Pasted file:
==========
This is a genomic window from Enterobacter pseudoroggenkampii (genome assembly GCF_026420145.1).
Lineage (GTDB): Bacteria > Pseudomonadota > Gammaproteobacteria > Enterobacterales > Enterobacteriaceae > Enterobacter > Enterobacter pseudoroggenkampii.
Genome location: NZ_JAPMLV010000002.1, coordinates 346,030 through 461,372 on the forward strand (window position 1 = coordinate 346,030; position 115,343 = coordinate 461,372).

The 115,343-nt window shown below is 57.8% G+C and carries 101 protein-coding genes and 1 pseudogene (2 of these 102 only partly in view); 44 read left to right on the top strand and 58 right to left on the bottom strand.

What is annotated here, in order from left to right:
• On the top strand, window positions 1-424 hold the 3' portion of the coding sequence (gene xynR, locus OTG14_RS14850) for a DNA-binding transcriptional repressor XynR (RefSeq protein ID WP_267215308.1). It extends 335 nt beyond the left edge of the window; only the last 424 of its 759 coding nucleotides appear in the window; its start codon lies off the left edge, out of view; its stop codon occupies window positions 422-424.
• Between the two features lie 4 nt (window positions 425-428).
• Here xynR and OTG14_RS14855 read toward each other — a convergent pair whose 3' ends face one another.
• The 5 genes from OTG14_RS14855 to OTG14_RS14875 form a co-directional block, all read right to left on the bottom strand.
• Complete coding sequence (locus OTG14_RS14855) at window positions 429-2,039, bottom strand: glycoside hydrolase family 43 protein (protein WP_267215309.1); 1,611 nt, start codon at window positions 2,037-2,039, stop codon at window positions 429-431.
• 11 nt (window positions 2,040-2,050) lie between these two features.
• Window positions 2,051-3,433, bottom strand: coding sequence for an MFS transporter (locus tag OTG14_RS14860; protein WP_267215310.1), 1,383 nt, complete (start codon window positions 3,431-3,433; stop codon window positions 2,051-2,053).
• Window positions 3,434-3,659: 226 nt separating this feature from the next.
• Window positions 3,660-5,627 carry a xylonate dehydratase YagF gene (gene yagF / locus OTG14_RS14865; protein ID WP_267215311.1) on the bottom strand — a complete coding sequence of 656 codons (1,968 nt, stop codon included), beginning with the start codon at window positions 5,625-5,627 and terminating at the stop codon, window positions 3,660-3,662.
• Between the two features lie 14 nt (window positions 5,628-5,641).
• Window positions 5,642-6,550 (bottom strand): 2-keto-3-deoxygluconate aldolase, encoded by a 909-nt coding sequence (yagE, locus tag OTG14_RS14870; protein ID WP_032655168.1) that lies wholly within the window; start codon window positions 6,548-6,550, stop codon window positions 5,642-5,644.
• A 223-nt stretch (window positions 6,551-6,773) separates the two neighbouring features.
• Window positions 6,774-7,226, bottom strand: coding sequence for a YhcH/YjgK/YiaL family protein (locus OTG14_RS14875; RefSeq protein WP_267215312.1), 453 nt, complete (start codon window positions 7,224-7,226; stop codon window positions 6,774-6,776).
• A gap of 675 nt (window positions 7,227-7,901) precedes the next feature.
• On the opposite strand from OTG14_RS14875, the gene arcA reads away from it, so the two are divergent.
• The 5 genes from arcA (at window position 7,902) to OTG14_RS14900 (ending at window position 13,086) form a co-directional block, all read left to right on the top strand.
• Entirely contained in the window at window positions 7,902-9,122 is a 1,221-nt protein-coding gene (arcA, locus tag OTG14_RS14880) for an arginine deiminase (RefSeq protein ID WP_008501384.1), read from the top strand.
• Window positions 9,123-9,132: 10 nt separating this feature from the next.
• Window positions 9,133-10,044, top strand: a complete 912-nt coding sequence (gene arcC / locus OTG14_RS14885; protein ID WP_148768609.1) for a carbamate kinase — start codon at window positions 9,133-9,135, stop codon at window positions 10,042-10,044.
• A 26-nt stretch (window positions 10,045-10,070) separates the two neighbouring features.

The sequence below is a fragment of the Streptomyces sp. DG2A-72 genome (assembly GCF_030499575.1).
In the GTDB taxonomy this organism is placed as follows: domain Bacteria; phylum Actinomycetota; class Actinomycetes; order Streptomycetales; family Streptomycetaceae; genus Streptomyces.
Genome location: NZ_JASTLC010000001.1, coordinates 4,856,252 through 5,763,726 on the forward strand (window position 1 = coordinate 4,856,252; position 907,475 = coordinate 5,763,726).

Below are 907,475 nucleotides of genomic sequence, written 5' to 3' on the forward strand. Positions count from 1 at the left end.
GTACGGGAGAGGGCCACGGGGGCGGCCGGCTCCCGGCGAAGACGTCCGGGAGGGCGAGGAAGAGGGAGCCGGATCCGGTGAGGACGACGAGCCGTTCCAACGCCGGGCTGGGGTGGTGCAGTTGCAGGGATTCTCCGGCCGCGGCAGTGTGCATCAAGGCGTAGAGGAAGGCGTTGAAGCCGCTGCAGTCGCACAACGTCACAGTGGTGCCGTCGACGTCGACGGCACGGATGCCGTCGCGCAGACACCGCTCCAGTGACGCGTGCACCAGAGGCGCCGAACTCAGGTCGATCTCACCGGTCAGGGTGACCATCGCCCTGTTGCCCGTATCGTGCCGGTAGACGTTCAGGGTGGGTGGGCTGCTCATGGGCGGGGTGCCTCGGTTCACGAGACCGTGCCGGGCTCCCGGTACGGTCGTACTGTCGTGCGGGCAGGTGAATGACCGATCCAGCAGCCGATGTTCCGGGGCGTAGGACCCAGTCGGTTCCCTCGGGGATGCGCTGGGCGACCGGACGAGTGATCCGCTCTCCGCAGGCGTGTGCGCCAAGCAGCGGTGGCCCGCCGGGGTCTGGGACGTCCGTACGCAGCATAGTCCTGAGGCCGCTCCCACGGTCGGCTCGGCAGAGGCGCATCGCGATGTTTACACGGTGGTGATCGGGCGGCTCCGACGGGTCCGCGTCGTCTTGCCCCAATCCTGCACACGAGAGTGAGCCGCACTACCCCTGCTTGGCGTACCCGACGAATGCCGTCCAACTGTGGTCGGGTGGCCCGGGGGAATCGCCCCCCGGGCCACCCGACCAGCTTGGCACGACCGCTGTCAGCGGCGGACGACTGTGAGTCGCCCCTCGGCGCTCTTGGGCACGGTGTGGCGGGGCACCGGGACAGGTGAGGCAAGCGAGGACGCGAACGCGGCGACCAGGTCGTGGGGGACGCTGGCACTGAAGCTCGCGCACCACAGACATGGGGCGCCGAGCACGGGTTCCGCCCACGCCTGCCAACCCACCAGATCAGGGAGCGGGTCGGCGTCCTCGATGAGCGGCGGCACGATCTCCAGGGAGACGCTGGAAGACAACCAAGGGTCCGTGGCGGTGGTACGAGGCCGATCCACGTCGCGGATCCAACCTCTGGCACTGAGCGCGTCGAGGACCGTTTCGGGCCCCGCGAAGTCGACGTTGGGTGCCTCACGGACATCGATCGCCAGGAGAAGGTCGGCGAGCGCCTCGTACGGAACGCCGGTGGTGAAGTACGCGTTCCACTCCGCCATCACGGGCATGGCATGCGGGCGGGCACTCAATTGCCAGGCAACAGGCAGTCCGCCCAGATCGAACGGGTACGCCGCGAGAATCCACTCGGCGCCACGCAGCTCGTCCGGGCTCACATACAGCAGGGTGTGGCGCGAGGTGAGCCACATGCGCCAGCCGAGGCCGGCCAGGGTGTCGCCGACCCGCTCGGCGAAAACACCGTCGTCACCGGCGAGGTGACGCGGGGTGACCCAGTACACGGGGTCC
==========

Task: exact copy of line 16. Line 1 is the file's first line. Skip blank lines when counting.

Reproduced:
• Window positions 5,642-6,550 (bottom strand): 2-keto-3-deoxygluconate aldolase, encoded by a 909-nt coding sequence (yagE, locus tag OTG14_RS14870; protein ID WP_032655168.1) that lies wholly within the window; start codon window positions 6,548-6,550, stop codon window positions 5,642-5,644.